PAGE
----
Having listened with a great deal of pleasure throughout this debate to hon. gentlemen from all parts of this vast Dominion who have discussed questions of paramount importance to this country, I have observed that many new members have taken the opportunity of giving some of the impressions they have gained since coming into this House. May I be permitted to refer to a matter that impressed me perhaps more than any other, and in doing so, I wish it to be distinctly understood that it is not my intention to cast any reflections upon any party in this House nor to read a lecture to any hon. members. May I refer to what I think is altogether too common in this House and that is the too frequent interruption of hon. members who are addressing this assembly? In my judgment the dignity and prestige of parliament is very much impaired by this practice. It is unfair to the hon. gentleman who is addressing the Chair. It is unfair oft-times to the hon. member who makes the interruption which is not infrequently of a kind intended rather to embarrass the speaker than to edify the House. It is unfair to you Sir, as the Speaker, whose duty it is to endeavour at all times to maintain the dignity of the House. We have come here from different portions of Canada to try to solve problems of tremendous gravity which confront us today, and I do not believe the Canadian people have sent us here to practise what I may be permitted to term sledge-hammer politics. This, the first and highest court in this country, is a good place in which to practise the golden rule and it should be the endeavour of every hon. member to maintain as far as possible the dignity of this House.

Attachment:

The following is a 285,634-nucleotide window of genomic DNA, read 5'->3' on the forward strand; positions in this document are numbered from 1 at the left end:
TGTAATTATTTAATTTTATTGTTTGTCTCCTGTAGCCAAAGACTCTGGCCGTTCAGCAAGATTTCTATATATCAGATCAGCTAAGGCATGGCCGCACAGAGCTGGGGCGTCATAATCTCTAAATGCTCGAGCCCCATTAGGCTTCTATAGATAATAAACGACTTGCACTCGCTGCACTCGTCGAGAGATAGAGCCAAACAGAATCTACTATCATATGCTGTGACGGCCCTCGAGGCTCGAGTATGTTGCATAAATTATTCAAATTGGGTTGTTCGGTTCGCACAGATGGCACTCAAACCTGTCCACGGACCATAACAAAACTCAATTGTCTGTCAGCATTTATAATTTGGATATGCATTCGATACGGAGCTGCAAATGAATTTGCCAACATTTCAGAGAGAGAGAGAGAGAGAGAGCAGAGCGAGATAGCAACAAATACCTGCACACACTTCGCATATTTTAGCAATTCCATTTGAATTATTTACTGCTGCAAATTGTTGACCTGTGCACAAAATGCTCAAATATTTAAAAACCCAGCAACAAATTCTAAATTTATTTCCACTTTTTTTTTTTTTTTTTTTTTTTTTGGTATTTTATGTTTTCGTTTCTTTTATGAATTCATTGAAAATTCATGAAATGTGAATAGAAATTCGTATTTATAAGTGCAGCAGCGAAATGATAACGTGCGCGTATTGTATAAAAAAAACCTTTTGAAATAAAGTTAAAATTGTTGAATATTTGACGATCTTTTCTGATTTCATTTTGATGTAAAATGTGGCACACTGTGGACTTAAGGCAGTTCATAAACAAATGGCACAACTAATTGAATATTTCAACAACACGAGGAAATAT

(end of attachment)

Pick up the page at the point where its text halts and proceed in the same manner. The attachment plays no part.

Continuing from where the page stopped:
During the past week the Australian treaty has been debated at great length in this chamber. The county of Colchester, Nova Scotia, which I have the honour to represent, is largely interested in the dairy business and I may be permitted to make a few observations concerning this treaty, which is of considerable importance to that county. Since coming here some weeks ago I have received very many letters from my constituents with reference to butter that has been coming into the province of Nova Scotia and forcing down the price of local butter to the farmers in the county at a time of year when it costs them more than at any other period to produce this commodity. These letters are not all from Conservatives, many of them coming from Liberals, and this will show that the question is not one of party. It is a matter of bread and butter to the farmers of that province. If the valorization scheme which has been proposed in Australia becomes law the dairy business in my province will be immediately ruined. The Pattersen scheme, which seems to be receiving a great deal of support in Australia, is not unlike the valorization plan in certain features, a plan which has worked to the advantage of the Brazilian coffee growers. It is proposed to levy a tax of 2 cents per pound on butter made in the creameries of Australia and to use the proceeds of that tax to pay a bonus of 6 cents per pound on each pound of butter exported from the country. How the Australian consumers will view this proposal we are not told though we can easily imagine what their attitude will be towards it. What concerns us in Canada is the fact that the Pattersen scheme makes it possible to lay down Australian butter in this country at 6 cents per pound less than its actual market value. In other words, a bonus of 6 cents per pound is provided to enable the Australian dairyman to undersell his Canadian cousin right in his own Canadian market. In the interests of the automobile business and of other manufacturers who are building up a good trade in Australia, it might have been necessary for our government to offer that country some inducements. But what were our farmer members doing to allow their interests to be sacrificed in such a manner? Is it more important to retain a party in power, or to preserve the interests of so very important a business as dairying in Canada? A few days ago when I expected to address the House on the Australian treaty I found that by agreement between the whips I was unable to take part then, and in the meantime I have taken the trouble to wire to one of my friends in the town of Truro, which is the county seat of Colchester, for